Trouble springs from idleness and grievous toil from needless ease.
It is the working man who is the happy man. It is the idle man who is the miserable man.
A small leak can sink a great ship.
Either write something worth reading or do something worth writing.
Those who would give up essential liberty, to purchase a little temporary safety, deserve neither liberty nor safety.
There are three things extremely hard: steel, a diamond, and to know one's self.
The Constitution only gives people the right to pursue happiness. You have to catch it yourself.
Many a man thinks he is buying pleasure, when he is really selling himself to it.
He that falls in love with himself will have no rivals.
The heart of a fool is in his mouth, but the mouth of a wise man is in his heart.
Energy and persistence alter all things.
Most people return small favors, acknowledge medium ones and repay greater ones -- with ingratitude.
O.S. January 6, 1705] – April 17, 1790) was one of the Founding Fathers of the United States of America. A noted polymath, Franklin was a leading author and printer, satirist, political theorist, politician, scientist, inventor, civic activist, statesman, and diplomat. As a scientist, he was a major figure in the Enlightenment and the history of physics for his discoveries and theories regarding electricity. He invented the lightning rod, bifocals, the Franklin stove, a carriage odometer, and the glass 'armonica'. He formed both the first public lending library in America and first fire department in Pennsylvania. He was an early proponent of colonial unity and as a political writer and activist he, more than anyone, invented the idea of an American nation and as a diplomat during the American Revolution, he secured the French alliance that helped to make independence possible.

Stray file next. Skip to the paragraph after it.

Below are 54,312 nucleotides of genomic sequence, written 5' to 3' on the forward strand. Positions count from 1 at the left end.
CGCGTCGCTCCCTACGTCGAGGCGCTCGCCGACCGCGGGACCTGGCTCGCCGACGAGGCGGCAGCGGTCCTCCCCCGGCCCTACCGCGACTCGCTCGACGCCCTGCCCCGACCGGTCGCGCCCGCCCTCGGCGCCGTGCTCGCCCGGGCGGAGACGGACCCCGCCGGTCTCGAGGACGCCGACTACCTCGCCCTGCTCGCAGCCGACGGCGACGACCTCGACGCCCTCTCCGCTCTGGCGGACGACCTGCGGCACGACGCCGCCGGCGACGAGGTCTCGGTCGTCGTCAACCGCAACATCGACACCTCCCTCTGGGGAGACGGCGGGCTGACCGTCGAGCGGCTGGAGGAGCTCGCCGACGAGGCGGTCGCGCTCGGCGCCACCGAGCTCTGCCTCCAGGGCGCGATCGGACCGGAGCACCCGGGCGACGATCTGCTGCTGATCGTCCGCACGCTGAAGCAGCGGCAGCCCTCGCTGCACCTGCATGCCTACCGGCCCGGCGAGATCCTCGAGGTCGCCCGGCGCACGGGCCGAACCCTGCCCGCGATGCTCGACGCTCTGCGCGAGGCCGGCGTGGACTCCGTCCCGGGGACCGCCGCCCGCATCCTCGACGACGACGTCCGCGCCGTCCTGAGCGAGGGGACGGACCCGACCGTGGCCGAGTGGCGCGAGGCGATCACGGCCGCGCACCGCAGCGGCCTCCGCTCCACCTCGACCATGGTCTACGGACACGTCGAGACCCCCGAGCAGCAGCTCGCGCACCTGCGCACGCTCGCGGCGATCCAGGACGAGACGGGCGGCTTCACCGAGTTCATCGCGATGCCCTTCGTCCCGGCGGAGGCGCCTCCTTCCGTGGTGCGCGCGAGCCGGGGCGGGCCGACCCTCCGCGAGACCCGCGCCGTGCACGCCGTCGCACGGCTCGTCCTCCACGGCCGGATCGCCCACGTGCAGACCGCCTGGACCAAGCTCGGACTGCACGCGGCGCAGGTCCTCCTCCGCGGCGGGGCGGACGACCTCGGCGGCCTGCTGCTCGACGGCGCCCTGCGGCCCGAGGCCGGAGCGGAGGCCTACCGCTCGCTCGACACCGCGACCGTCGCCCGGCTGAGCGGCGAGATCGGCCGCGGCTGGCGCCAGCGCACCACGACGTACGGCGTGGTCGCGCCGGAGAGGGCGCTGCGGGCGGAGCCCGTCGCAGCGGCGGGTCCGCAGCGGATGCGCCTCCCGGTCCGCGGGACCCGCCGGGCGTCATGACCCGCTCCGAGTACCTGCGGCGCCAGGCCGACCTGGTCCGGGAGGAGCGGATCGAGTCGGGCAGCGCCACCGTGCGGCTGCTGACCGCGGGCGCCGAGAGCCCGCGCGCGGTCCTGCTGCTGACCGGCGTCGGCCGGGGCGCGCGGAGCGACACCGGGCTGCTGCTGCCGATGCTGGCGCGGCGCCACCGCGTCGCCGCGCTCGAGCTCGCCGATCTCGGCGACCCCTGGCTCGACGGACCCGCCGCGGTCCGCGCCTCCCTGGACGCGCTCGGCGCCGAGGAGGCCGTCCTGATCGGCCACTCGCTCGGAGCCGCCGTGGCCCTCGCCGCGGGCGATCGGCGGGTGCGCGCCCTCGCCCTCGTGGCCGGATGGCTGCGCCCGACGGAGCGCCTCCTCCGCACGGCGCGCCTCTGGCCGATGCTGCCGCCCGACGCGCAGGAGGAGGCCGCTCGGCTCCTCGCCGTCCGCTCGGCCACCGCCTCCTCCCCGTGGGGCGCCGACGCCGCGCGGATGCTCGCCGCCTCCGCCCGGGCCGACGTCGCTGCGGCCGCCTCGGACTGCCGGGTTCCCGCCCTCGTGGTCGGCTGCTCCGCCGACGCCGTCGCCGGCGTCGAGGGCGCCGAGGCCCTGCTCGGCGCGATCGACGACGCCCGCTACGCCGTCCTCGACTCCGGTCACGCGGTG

Benjamin Franklin (January 17, 1706 [
Franklin is credited as being foundational to the roots of American values and character, a marriage of the practical and democratic Puritan values of thrift, hard work, education, community spirit, self-governing institutions, and opposition to authoritarianism both political and religious, with the scientific and tolerant values of the Enlightenment. In the words of Henry Steele Commager, "In Franklin could be merged the virtues of Puritanism without its defects, the illumination of the Enlightenment without its heat. To Walter Isaacson, this makes Franklin, "the most accomplished American of his age and the most influential in inventing the type of society America would become.